The good news is that Unison can help you consider this third question! Once upon a time, unless you had a tremendous amount of money in savings, the most common ways to pay for considerable renovations were a Home Equity Line of Credit (HELOC), cash-out refinancing, or a home equity loan. Each of these options would charge interest, affecting your long-term finances, and saddling you with debt. Unison offers an alternative—we convert up to 17.5% of your home’s value to cash and give it to you to bring those fairytale projects just that much closer to your reality. You don’t have to worry about monthly payments or interest. When you do eventually decide to sell your home, only then would you pay Unison an amount equal to the original payment plus or minus a share of your home's change in value.

Unison is a great fit for those who want to invest in their home for the long-term. After three years, homeowners become eligible to apply for a Remodeling Adjustment , which would allow you to keep the increase in home value that results from your renovation improvements. And, with our help, you won't make the expensive mistake of cutting corners to trim the cost of your project! Not all renovations equally boost your home’s value, so we can also help you decide which types of renovations would be the most fruitful for you.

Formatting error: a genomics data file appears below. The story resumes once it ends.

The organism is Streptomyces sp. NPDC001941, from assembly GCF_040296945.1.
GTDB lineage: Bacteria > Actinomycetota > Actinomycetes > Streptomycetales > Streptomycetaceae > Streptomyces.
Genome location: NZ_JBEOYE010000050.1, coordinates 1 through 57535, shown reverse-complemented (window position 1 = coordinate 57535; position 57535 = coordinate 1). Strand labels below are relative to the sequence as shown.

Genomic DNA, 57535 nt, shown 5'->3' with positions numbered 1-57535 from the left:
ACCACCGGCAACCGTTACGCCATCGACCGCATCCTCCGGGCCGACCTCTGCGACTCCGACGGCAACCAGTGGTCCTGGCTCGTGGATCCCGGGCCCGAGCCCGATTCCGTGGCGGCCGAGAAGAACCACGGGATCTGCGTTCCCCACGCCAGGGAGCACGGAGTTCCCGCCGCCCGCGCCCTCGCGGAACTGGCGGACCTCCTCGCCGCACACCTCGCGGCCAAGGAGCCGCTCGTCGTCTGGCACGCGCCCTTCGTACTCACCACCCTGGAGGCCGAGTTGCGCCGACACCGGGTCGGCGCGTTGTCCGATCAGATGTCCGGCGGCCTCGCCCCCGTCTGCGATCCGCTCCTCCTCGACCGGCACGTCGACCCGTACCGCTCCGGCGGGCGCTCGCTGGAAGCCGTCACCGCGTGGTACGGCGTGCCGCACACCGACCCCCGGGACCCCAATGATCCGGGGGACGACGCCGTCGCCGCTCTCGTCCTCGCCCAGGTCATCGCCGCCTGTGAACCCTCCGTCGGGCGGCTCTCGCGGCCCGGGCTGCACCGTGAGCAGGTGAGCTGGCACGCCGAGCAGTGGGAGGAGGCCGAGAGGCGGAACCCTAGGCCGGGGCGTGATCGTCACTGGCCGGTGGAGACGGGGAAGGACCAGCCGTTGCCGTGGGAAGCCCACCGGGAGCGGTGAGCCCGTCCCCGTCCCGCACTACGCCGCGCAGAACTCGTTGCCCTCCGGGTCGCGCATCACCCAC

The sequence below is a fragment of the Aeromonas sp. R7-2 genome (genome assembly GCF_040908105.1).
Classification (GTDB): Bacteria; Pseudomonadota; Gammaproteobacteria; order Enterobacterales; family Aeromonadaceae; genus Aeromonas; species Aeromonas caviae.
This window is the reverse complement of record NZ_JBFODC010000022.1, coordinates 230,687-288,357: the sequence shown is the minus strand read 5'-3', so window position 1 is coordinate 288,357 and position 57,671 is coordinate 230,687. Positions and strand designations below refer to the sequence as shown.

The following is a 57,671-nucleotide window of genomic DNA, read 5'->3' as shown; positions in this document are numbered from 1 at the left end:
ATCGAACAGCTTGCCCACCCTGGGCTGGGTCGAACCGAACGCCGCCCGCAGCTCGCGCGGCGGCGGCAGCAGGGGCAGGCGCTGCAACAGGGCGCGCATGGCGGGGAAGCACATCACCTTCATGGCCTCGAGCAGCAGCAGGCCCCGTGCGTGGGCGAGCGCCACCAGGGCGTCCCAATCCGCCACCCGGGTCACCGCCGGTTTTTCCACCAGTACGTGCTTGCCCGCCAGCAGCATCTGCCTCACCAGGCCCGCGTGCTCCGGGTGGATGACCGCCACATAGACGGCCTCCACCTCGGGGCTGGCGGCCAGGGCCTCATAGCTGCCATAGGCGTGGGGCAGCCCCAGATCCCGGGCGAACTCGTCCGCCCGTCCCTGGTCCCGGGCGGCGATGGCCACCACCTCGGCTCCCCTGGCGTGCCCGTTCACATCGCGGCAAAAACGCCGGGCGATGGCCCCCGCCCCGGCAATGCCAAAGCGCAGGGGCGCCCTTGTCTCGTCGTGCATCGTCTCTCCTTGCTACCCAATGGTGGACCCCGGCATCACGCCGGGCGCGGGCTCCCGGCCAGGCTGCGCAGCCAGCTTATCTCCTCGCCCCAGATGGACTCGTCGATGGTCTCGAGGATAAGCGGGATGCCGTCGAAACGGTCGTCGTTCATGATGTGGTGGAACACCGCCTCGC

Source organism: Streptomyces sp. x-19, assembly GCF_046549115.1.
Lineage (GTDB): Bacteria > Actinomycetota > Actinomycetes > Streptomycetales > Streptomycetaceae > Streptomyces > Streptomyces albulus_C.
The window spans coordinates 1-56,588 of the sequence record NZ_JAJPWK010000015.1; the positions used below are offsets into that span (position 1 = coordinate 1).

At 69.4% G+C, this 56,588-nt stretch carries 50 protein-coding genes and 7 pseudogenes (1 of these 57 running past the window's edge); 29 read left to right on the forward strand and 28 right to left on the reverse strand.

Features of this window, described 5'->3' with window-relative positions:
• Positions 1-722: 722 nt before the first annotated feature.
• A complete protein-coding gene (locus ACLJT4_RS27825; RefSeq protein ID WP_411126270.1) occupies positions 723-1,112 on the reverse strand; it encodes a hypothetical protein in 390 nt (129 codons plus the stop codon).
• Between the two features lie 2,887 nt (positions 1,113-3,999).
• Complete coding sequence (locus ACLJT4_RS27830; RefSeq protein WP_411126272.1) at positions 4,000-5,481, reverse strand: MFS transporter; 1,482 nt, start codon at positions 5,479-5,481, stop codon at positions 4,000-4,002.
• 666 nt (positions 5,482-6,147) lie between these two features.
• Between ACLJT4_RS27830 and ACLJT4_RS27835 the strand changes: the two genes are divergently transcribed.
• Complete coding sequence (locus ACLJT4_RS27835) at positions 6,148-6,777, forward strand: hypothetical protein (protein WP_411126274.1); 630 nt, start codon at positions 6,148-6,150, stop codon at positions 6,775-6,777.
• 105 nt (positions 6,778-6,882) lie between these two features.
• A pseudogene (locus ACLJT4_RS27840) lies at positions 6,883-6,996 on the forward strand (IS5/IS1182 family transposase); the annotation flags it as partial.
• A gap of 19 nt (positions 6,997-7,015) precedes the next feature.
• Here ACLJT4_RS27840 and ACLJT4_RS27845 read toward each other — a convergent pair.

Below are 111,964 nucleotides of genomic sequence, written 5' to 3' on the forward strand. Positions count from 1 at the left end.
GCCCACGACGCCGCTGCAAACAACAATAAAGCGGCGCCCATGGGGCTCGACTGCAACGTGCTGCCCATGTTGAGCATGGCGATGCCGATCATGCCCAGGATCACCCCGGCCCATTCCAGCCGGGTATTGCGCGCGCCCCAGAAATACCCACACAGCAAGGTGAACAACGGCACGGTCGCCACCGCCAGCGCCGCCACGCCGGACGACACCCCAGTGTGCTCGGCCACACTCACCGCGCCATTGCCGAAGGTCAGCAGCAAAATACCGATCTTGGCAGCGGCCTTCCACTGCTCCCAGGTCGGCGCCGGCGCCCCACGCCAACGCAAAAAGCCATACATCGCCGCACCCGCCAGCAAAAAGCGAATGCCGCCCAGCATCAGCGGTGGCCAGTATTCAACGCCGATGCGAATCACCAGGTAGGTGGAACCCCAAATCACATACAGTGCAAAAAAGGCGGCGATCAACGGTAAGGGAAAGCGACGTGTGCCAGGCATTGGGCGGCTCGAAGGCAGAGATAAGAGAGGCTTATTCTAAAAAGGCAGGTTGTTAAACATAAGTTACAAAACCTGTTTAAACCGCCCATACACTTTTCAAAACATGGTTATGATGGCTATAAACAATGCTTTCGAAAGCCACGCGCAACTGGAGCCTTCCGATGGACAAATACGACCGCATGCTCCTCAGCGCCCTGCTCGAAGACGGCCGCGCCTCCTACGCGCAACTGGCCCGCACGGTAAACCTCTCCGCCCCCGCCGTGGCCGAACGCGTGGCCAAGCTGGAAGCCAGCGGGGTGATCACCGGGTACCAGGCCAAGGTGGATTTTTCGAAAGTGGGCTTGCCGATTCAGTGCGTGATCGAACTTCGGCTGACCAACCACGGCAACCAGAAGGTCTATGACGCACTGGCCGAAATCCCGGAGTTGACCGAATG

We have helped over 8,000 homeowners drastically improve their quality of life, and presenting them with the capital needed to renovate their homes is only one slice of that pie. Some of our homeowners have used the cash to dig themselves out of student loan debt or pay off a mortgage before the accumulating interest overpowered them. Others have financed small business ventures or increased the comfort and security of their retirement. You may find that you can accomplish more than merely one objective with the cash that we offer! If you’re curious to see just how much money you might have left after your renovation, check out our calculator , which will offer you an estimate based on your home’s value, our projected offer, and the average cost of common remodeling projects.

If you feel like you might be part of the 76% of folks who would rather renovate than move if only they had the money, reach out to Unison today to see how we might be able to make that “if” a “when.”